The startling Ravello landscape is one the most fascinating resorts on the Neapolitan southern coast. There you can walk among terraces and verandas, from where you can spy dazzling glimpses of the Mediterranean Sea hundreds of metres below.

In this alluring and reserved atmosphere of the international jet set, for more than 50 years the Ravello Festival has delivered one of the most important summer festivals of quality music in Italy. It was founded in 1953 to honour Richard Wagner’s close connection with the town, and was originally focused on classical music and opera - mainly from the Wagnerian catalogue: now it also presents dance, jazz, theatre, art and literature.

Daniel Harding © Julian Hargreaves
Daniel Harding
© Julian Hargreaves

The festival is hosted in the open air setting of the gardens of Villa Rufolo, which is said to have given Wagner inspiration for Klingsor's garden in Parsifal. What makes this a unique location is the fact that the orchestra plays while the sun dies in the sea, the moon rises above the promontory in the background, and the crickets’ counterpoint descends from the pine trees.

Each year the festival’s programme includes some real treats: this year’s highlight was the London Symphony Orchestra’s concert conducted by Daniel Harding. And it has to be considered as a homage to the prestige of the Ravello Festival that LSO has delivered here its sole non-UK concert with its principal guest conductor for 2014.

The programme was lip-smacking: Schubert’s Symphony no. 8 in B minor, the “Unfinished”, followed by Mahler’s grandiose, demanding First Symphony.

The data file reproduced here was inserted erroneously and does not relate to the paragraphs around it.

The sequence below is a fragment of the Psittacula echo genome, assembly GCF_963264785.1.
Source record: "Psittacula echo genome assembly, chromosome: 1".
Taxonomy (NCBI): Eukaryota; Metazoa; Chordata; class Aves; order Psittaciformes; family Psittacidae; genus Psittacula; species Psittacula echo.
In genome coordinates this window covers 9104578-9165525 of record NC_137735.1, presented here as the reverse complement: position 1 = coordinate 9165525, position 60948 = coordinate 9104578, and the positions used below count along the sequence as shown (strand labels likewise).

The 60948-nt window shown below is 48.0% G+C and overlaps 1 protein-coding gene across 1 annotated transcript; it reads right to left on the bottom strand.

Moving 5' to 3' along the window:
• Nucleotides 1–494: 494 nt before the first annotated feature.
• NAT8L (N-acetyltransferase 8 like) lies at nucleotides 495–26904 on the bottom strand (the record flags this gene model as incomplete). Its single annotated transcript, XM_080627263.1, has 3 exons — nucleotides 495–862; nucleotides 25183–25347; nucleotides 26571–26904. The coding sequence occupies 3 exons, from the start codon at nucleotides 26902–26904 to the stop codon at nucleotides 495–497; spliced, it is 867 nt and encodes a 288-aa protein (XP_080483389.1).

© Ravello Festival
© Ravello Festival

Daniel Harding conducted the LSO in an extremely composed performance of Schubert’s “Unfinished”, reminding us of the degree of this work’s introspection. Harding delimited the different instrumental sections, underlining differences rather than uniformity. In this way the individual parts could be clearly perceived, while the conductor’s restrained tempos emphasised the mysterious intensity of the piece.

From the very opening – uneven and rustling – a sort of uneasy mood was projected that continued in the Andante, without any blatant reiteration. The focus was on instrumental colours more than on magniloquence and regularity of tempo or phrasing. The dramatic development section was delivered with sensitivity. It was thoughtfully conducted by Harding who controlled the orchestral sound, only now and then allowing the music to swell. The severe tempo in the first movement became a little more variable in the second, as the LSO achieved enthralling pianissimos.

Mahler’s First Symphony followed the interval, and was given a praiseworthy performance all the same. Again, Harding's performance was quite composed. The British conductor began his career by assisting eminent Mahlerians like Simon Rattle and Claudio Abbado, and can himself be considered a Mahler specialist. It is a fact that Mahler holds a special place in the repertoire of Daniel Harding, as well as in that of LSO. The First Symphony, also known as “The Titan”, is a  composition full of vitality, humour and energy. In the first movement, the orchestra reproduced the sounds of the Nature with which the music starts with sensitivity and amazing technical ability. In this movement Harding’s orchestral design was extremely praiseworthy for allowing Mahler’s counterpoint to be completely displayed.

The second movement was conducted in a relatively solid manner, and the same could be said of the funeral march, as its bizarreness arose from the score itself rather than being accentuated by the interpretation. Its contrasting features emerged all the same, though discreetly, and the performance preserved the movement’s significant inherent power. 

Maybe on some occasions the tension dropped a little, though certainly not in the symphony’s rousing ending. The triumphant finale was convincingly drawn and Harding wasn’t in any sense austere in delineating it. The theatrical ending reached an histrionic peak when the brass section stood for the final notes.

This concert was dedicated to the memory of Claudio Abbado and Harding’s was a sincere tribute to his maestro. At the end, the applause and ovations were more than deserved, as the emotional depth and refined tones drawn from one of the UK’s leading orchestras (and among the best in the world) by Daniel Harding made it a highly outstanding experience. 

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